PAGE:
• May 16th’s Astronomy Picture of the Day is absoutely stunning: Star Formation in the Tarantula Nebula (APOD/NASA)
  • Two articles (relevant to me) about Comcast and their datacap of 250Gb. I download/stream a lot of stuff, but I’ve never come close to 200GB, much like 250GB. I find it interesting that Comcast is getting rid of the 250GB  limit and possibly making it 300GB, with the option to buy more. I don’t think it’ll have any impact on me, but it’s interesting, none the less. Comcast suspends 250GB data cap—for now and Comcast answers data cap questions (Ars Technica)
  • File-Sharing Is Linked to Depression, Researchers Find (TorrentFreak) I’m just sharing this post because it’s hilarious, placed in the context of the fact that when I was in college, a friend of mine and I were in a course called Religion in Popular Culture. For our final project, we managed to do a presentation/report about how downloading music could be a religious experience. We totally got an A, too.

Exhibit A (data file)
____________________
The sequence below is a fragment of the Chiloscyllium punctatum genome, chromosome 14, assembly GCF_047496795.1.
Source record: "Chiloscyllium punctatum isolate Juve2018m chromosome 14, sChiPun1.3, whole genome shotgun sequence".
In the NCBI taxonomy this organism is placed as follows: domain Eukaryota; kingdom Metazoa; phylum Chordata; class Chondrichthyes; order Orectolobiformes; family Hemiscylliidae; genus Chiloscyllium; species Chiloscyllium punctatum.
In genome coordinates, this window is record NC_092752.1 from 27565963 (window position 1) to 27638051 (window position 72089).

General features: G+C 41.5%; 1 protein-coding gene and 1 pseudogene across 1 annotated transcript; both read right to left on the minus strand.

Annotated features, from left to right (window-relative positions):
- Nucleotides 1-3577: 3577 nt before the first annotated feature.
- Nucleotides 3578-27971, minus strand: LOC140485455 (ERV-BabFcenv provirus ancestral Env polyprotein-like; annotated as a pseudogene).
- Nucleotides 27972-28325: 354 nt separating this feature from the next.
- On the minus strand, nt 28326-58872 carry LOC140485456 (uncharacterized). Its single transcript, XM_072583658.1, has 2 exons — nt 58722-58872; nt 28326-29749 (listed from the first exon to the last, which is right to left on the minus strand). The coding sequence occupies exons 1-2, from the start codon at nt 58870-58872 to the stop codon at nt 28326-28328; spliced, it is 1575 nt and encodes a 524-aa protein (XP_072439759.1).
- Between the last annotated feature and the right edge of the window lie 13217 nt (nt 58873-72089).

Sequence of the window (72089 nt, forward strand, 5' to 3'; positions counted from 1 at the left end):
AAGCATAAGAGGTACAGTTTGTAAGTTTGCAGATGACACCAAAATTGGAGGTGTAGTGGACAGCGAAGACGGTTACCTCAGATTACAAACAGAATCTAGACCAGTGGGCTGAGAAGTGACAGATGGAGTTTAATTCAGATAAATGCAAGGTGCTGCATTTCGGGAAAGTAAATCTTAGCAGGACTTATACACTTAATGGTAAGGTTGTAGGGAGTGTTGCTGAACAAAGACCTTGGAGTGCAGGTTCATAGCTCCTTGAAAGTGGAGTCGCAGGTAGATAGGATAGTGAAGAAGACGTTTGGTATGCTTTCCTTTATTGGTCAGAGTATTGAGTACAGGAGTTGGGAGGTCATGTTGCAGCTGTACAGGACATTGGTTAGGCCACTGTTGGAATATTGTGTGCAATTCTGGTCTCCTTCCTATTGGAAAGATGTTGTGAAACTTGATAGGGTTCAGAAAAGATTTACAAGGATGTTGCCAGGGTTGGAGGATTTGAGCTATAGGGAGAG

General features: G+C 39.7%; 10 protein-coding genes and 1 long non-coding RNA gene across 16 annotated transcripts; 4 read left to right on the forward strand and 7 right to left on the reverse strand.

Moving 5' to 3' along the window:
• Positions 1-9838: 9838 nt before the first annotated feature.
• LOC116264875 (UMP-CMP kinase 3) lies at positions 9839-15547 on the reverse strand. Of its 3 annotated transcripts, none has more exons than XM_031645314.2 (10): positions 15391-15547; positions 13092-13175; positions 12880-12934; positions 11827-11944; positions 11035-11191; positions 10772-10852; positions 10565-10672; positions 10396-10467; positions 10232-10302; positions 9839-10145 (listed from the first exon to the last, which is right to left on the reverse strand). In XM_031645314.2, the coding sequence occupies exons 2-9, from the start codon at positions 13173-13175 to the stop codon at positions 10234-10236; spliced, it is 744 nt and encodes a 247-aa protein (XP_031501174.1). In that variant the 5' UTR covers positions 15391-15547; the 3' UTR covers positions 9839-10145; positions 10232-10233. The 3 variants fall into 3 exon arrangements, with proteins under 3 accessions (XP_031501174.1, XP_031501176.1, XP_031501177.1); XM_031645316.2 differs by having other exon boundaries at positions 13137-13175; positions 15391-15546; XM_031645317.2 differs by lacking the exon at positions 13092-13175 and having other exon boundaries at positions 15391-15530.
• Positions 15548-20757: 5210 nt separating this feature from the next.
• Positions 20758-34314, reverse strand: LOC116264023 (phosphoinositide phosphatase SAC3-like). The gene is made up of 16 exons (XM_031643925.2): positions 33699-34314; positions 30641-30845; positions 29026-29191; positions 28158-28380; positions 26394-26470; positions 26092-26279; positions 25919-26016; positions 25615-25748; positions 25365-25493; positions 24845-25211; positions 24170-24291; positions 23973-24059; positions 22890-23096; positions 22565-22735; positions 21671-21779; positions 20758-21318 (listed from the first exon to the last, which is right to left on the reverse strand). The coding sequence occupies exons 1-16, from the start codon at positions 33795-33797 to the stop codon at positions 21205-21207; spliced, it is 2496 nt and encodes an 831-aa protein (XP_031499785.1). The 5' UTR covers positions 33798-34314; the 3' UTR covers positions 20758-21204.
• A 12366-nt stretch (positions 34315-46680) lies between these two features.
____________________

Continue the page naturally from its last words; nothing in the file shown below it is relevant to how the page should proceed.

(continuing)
• I’ve always been a big fan of renewable energy and wind farms are completely awesome and fascinating to me. So I totally hope this ends up working: East coast wind grid gets a go ahead (Ars Technica)
  • Flight of the rays (KQED) I’m not sure how to describe this, except that that’s a lot of manta rays, amazing, and it reminds me of scenes from Jurassic Park and a children’s book of my sisters, about a dinosaur (but I can’t remember the name of it*).
  • And now for the fun stuff: Vampire Prosecutor vs. Vampire Idol (Dramabeans): I adore VP and desperately want to watch VI, and this Thing vs. Thing just makes me want to watch it more; some adorable pictures of my favorite mandopop singer JJ Lin (fyjjlin) at the Singapore e-awards (that vest is totally doing it for me); and, lastly, my favorite kpop band, CNBlue, posing like the Beatles (cnbjonghyun).

*My sister suggested that the book I’m thinking of is Maia: A Dinosaur Grows Up  by John R. Horner